Recognising that the screen is primarily a visual medium, Duncan Sarkies chose to illustrate his address with a delightfully entertaining series of projected slides. Laced often with ironic as well as straight humour, they were a hit with the audience.
Early on, he described how he creates an outline of a project by writing snippets on scraps of paper and attaching them to a roll of corrugated cardboard. The advantage of this is that, unlike a whiteboard attached to a wall, the cardboard can be rolled up and taken places.
Right from the beginning of his life Sarkies has always been interested in looking for the outsider. He felt very much an outsider as a child – though he feels now he’s not as much of one as he would like to be!
He loves the huge variety in the ways that different people think; he loves going down the tangents. With the rider that he is speaking conceptually, not visually, he speaks of “trying to find the beauty in the ugliness, the ugliness in the beauty”.
Moving onto the theme of the session, “Building Collaborations That Work”, Sarkies’ first premise was that collaboration involves finding the balance between the extremes of pigheadedness and pliability.
Although his plan was to discuss three of the many collaborations throughout his working life, it was hardly surprisingly that the focus for much of the talk was on his first collaborator, his older brother by three years, director Rob Sarkies. As they were growing up, Rob was naturally the boss – and Duncan, asserting to us that because of growing up in the older’s shadow the younger always needs to do his own thing, chose to move into the world of live theatre work as Rob set off into film. One motivation for Duncan, a great reason to do theatre, was that it is an easier (and cheaper) realm in which to make things happen.
By the time Rob first suggested a collaboration as writer and director on Scarfies, Duncan was well established in his own field, and was ready. Early on in their work together, there was an episode where Duncan told Rob, “Hey, you’re talking to me like a big brother.” One of Rob’s great strengths in Duncan’s eyes was Rob’s ability to take this on board and adjust his approach to working with his younger sibling.
Duncan has always regarded himself as a boy in a man’s body – or perhaps, a man with a boy’s outlook. He had grown up in what could be described as a bogan culture, to which he felt he didn’t belong. His first novel, Two Little Boys, came out of that experience. Although the reactions to both the novel and the subsequent film have been somewhat polarized, it’s both a film and a collaboration with his brother that he is extremely proud of. Duncan enjoyed being able to be on set as the writer this time – he was not present on the Scarfies set, since at that time the less-experienced Rob did not want him there.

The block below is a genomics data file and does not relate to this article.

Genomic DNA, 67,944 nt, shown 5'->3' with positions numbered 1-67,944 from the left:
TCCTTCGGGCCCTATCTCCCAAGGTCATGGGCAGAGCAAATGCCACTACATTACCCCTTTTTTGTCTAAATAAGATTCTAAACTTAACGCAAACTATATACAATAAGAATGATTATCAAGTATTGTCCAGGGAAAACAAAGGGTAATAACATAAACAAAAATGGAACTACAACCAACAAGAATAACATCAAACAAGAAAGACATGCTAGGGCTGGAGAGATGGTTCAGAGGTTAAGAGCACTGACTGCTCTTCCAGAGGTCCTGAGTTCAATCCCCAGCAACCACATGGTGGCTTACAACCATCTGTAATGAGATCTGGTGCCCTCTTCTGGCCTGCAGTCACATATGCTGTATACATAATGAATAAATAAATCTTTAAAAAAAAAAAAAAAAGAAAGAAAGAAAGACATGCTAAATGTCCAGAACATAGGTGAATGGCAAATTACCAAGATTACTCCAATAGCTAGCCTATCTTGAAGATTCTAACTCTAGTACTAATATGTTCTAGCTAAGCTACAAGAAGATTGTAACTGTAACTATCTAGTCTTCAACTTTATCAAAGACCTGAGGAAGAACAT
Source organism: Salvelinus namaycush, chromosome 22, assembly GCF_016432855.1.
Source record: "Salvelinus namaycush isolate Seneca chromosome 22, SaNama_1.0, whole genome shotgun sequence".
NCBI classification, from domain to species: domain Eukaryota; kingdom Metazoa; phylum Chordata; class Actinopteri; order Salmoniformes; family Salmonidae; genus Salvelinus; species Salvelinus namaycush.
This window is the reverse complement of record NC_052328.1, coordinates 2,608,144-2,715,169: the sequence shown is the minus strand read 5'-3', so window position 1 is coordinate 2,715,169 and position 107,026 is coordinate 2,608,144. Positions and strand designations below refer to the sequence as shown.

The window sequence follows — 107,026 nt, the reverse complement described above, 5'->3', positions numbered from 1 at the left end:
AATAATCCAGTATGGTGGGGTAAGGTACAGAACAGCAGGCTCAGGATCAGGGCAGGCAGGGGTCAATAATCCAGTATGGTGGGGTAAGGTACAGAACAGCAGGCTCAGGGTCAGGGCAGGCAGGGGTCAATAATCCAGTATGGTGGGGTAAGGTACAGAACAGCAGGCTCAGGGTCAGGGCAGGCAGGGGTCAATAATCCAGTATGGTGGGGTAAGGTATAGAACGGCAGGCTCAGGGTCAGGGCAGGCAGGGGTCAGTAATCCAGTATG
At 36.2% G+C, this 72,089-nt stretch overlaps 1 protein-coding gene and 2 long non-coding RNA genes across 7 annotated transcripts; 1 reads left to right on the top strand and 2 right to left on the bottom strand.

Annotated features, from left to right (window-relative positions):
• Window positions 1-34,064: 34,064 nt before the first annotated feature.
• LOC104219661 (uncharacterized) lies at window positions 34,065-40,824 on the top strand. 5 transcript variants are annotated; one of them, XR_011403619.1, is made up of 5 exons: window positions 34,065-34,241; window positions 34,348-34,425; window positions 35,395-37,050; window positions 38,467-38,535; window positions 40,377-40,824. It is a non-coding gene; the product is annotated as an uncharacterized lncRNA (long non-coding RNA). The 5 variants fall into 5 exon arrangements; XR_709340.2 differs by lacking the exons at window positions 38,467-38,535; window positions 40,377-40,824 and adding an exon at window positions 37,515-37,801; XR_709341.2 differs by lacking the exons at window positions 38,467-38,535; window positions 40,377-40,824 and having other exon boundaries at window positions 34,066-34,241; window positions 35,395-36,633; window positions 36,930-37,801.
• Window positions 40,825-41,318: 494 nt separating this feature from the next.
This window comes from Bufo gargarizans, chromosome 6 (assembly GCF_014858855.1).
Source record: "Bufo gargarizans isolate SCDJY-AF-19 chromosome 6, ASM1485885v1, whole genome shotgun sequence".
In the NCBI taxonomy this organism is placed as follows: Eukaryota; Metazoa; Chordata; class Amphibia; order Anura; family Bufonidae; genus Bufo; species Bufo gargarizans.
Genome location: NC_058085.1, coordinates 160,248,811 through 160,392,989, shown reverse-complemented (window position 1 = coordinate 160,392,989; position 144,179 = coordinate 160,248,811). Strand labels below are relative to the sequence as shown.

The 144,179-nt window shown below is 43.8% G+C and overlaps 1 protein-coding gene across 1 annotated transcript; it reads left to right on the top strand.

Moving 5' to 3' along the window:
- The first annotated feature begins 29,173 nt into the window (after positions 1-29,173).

Duncan learned early on that when they’re on set together, Rob directs, and any suggestion Duncan might want to make, he must take through Rob. The first time it happened that after Rob had given some notes to the actors Duncan then did too, he sensed instantly that he had crossed a forbidden line.
And so to the first of Duncan’s major questions: when and how to establish the hierarchy in a collaboration, the rules of the game? It may not be easy to have the necessary conversation, but it is essential to have it at the right time – and the right time is as early as possible. In the collaboration with his brother, the situation seems to have been quite straightforward: Duncan said to Rob, “If we disagree, you have the final say. It’s your project, so I am here to help you.”
Implicit in all this is the requirement for clear communication. Duncan went on to list a number of personalities whose speech and behaviour works against cooperation, such as: the Bad Listener (“To listen is to respect”), the Emotional Bully, the Control Freak (“of whom there are many in the screen industry”), the Passive Martyr, the Persistent Pest, the Idea Saboteur, the Argument Avoider, the Bored Change-maker, the Conservative Guardian, and finally, the Hidden Ego.
The key to dealing with any of these personalities – including when one is being one of them oneself – is simply to look to be honest with oneself, to acknowledge when one is speaking or acting negatively, and for all parties involved to work hard to understand and respect each other. For Duncan it is essential to be honest without being horrible, and to always try to be constructive. Positive communication is a skill we can all learn. He quoted American sales and marketing guru Elmer Wheeler: “If we must disagree, let us disagree agreeably.”
In the short Q&A concluding the session, screenwriter Nick Ward summed up the audience’s response when he said, “I wish I had attended this seminar right at the beginning of my career – Spot on!”